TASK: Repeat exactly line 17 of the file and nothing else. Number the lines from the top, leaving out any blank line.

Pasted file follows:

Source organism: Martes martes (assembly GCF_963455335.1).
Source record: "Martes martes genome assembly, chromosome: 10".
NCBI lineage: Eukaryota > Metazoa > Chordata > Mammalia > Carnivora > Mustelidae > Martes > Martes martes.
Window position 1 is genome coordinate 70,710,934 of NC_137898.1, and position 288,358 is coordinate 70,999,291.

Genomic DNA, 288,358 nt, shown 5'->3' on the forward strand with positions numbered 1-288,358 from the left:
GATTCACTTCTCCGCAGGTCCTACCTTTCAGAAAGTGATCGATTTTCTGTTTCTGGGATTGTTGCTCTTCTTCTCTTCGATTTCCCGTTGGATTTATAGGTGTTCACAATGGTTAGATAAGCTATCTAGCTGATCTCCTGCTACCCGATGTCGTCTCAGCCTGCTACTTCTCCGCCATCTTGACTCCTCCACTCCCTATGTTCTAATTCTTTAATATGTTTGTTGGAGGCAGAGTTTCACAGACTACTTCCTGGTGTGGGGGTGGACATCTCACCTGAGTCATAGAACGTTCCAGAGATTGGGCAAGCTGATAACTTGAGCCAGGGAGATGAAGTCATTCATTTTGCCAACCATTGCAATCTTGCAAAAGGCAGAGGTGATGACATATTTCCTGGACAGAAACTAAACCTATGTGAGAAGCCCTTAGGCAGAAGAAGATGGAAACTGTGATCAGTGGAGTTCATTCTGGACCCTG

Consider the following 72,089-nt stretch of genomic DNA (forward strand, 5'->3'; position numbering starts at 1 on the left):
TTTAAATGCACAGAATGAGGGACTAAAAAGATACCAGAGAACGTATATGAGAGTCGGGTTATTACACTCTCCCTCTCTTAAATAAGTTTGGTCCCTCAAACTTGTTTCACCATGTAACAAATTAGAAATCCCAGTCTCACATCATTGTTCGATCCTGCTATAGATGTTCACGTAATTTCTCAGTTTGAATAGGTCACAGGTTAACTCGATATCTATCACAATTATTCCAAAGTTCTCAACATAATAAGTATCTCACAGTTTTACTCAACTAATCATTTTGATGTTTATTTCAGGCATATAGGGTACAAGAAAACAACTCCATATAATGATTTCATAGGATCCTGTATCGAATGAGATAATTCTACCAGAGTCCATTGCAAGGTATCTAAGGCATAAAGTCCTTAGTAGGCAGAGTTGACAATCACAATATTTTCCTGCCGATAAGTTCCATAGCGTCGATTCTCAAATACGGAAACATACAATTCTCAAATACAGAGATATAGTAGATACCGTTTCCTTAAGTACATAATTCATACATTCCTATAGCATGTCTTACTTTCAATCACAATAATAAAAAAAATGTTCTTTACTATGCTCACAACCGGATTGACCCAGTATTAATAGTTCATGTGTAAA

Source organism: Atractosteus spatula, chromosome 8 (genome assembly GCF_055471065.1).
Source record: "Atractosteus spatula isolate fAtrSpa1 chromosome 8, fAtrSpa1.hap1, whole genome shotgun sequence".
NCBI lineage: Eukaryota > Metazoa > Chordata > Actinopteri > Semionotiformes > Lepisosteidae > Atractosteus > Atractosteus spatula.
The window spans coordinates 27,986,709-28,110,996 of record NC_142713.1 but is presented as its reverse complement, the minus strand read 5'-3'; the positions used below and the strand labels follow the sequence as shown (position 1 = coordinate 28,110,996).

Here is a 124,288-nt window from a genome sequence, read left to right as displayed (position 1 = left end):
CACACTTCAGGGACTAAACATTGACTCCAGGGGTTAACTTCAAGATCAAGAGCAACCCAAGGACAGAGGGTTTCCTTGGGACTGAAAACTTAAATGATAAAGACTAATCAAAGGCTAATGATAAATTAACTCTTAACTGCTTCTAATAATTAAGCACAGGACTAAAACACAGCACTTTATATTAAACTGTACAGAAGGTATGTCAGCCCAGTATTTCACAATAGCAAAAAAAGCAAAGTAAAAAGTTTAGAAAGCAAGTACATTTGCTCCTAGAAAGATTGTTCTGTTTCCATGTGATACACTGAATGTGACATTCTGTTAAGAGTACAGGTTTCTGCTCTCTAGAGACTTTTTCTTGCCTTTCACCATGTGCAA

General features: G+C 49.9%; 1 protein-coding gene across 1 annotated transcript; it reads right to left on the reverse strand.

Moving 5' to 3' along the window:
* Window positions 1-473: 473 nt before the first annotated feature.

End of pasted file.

* Window positions 1-473: 473 nt before the first annotated feature.